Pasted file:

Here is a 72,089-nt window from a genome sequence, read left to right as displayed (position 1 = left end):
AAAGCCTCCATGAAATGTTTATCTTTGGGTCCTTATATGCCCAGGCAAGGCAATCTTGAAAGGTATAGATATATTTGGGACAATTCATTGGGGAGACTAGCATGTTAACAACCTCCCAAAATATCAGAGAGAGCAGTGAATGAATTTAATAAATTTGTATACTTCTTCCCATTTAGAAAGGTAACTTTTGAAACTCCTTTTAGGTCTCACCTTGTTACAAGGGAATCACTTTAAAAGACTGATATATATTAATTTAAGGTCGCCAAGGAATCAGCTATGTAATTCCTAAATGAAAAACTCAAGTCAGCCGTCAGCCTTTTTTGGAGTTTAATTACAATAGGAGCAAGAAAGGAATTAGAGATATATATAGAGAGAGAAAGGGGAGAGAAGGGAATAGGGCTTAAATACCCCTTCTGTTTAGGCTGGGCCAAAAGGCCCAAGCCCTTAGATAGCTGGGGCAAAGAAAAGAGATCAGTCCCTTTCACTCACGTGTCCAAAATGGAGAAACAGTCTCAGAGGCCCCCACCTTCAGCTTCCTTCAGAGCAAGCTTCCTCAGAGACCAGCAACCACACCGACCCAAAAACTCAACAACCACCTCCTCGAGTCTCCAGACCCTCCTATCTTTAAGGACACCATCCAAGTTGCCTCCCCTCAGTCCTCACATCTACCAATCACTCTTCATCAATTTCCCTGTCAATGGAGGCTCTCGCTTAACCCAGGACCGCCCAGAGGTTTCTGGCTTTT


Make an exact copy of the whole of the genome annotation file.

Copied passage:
Here is a 72,089-nt window from a genome sequence, read left to right as displayed (position 1 = left end):
AAAGCCTCCATGAAATGTTTATCTTTGGGTCCTTATATGCCCAGGCAAGGCAATCTTGAAAGGTATAGATATATTTGGGACAATTCATTGGGGAGACTAGCATGTTAACAACCTCCCAAAATATCAGAGAGAGCAGTGAATGAATTTAATAAATTTGTATACTTCTTCCCATTTAGAAAGGTAACTTTTGAAACTCCTTTTAGGTCTCACCTTGTTACAAGGGAATCACTTTAAAAGACTGATATATATTAATTTAAGGTCGCCAAGGAATCAGCTATGTAATTCCTAAATGAAAAACTCAAGTCAGCCGTCAGCCTTTTTTGGAGTTTAATTACAATAGGAGCAAGAAAGGAATTAGAGATATATATAGAGAGAGAAAGGGGAGAGAAGGGAATAGGGCTTAAATACCCCTTCTGTTTAGGCTGGGCCAAAAGGCCCAAGCCCTTAGATAGCTGGGGCAAAGAAAAGAGATCAGTCCCTTTCACTCACGTGTCCAAAATGGAGAAACAGTCTCAGAGGCCCCCACCTTCAGCTTCCTTCAGAGCAAGCTTCCTCAGAGACCAGCAACCACACCGACCCAAAAACTCAACAACCACCTCCTCGAGTCTCCAGACCCTCCTATCTTTAAGGACACCATCCAAGTTGCCTCCCCTCAGTCCTCACATCTACCAATCACTCTTCATCAATTTCCCTGTCAATGGAGGCTCTCGCTTAACCCAGGACCGCCCAGAGGTTTCTGGCTTTT